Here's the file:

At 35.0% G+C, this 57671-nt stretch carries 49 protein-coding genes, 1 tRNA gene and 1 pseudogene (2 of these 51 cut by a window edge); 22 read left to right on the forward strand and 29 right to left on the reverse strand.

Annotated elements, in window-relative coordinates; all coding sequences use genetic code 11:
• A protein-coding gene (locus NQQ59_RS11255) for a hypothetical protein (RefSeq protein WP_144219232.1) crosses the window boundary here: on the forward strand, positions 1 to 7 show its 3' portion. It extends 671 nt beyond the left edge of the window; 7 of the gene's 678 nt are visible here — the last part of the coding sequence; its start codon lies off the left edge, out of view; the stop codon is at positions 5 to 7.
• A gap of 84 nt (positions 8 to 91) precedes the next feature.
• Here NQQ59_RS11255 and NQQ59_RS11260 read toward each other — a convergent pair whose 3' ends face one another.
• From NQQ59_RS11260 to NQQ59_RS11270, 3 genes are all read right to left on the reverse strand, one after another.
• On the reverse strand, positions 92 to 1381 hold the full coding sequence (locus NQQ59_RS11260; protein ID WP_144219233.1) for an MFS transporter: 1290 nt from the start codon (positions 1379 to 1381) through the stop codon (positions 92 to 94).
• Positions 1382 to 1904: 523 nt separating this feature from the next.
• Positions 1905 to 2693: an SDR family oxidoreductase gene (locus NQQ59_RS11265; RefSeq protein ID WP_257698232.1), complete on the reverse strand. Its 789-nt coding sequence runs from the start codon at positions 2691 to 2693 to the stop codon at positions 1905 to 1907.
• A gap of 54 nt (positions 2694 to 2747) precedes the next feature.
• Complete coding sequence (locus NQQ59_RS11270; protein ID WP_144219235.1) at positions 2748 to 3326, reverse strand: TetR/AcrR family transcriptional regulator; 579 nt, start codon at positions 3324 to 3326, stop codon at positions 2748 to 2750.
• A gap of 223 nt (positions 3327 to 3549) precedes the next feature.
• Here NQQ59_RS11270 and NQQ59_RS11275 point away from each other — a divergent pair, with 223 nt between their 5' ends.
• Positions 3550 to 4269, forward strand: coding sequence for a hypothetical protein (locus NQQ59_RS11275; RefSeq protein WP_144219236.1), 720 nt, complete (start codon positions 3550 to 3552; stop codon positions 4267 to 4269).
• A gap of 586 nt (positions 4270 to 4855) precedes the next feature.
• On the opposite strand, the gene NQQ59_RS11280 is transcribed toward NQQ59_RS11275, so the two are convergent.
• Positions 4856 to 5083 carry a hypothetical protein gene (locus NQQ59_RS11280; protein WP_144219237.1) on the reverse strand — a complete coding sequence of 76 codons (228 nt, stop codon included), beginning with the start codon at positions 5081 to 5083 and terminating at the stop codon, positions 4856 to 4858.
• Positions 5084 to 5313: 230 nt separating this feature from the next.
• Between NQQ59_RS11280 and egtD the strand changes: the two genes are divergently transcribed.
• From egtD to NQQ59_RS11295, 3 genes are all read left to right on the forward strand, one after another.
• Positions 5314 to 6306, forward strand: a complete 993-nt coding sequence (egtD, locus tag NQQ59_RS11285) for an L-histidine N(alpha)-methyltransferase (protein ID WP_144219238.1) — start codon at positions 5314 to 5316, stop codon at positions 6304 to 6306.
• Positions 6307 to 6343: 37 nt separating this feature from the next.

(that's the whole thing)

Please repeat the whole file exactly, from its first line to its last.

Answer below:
At 35.0% G+C, this 57671-nt stretch carries 49 protein-coding genes, 1 tRNA gene and 1 pseudogene (2 of these 51 cut by a window edge); 22 read left to right on the forward strand and 29 right to left on the reverse strand.

Annotated elements, in window-relative coordinates; all coding sequences use genetic code 11:
• A protein-coding gene (locus NQQ59_RS11255) for a hypothetical protein (RefSeq protein WP_144219232.1) crosses the window boundary here: on the forward strand, positions 1 to 7 show its 3' portion. It extends 671 nt beyond the left edge of the window; 7 of the gene's 678 nt are visible here — the last part of the coding sequence; its start codon lies off the left edge, out of view; the stop codon is at positions 5 to 7.
• A gap of 84 nt (positions 8 to 91) precedes the next feature.
• Here NQQ59_RS11255 and NQQ59_RS11260 read toward each other — a convergent pair whose 3' ends face one another.
• From NQQ59_RS11260 to NQQ59_RS11270, 3 genes are all read right to left on the reverse strand, one after another.
• On the reverse strand, positions 92 to 1381 hold the full coding sequence (locus NQQ59_RS11260; protein ID WP_144219233.1) for an MFS transporter: 1290 nt from the start codon (positions 1379 to 1381) through the stop codon (positions 92 to 94).
• Positions 1382 to 1904: 523 nt separating this feature from the next.
• Positions 1905 to 2693: an SDR family oxidoreductase gene (locus NQQ59_RS11265; RefSeq protein ID WP_257698232.1), complete on the reverse strand. Its 789-nt coding sequence runs from the start codon at positions 2691 to 2693 to the stop codon at positions 1905 to 1907.
• A gap of 54 nt (positions 2694 to 2747) precedes the next feature.
• Complete coding sequence (locus NQQ59_RS11270; protein ID WP_144219235.1) at positions 2748 to 3326, reverse strand: TetR/AcrR family transcriptional regulator; 579 nt, start codon at positions 3324 to 3326, stop codon at positions 2748 to 2750.
• A gap of 223 nt (positions 3327 to 3549) precedes the next feature.
• Here NQQ59_RS11270 and NQQ59_RS11275 point away from each other — a divergent pair, with 223 nt between their 5' ends.
• Positions 3550 to 4269, forward strand: coding sequence for a hypothetical protein (locus NQQ59_RS11275; RefSeq protein WP_144219236.1), 720 nt, complete (start codon positions 3550 to 3552; stop codon positions 4267 to 4269).
• A gap of 586 nt (positions 4270 to 4855) precedes the next feature.
• On the opposite strand, the gene NQQ59_RS11280 is transcribed toward NQQ59_RS11275, so the two are convergent.
• Positions 4856 to 5083 carry a hypothetical protein gene (locus NQQ59_RS11280; protein WP_144219237.1) on the reverse strand — a complete coding sequence of 76 codons (228 nt, stop codon included), beginning with the start codon at positions 5081 to 5083 and terminating at the stop codon, positions 4856 to 4858.
• Positions 5084 to 5313: 230 nt separating this feature from the next.
• Between NQQ59_RS11280 and egtD the strand changes: the two genes are divergently transcribed.
• From egtD to NQQ59_RS11295, 3 genes are all read left to right on the forward strand, one after another.
• Positions 5314 to 6306, forward strand: a complete 993-nt coding sequence (egtD, locus tag NQQ59_RS11285) for an L-histidine N(alpha)-methyltransferase (protein ID WP_144219238.1) — start codon at positions 5314 to 5316, stop codon at positions 6304 to 6306.
• Positions 6307 to 6343: 37 nt separating this feature from the next.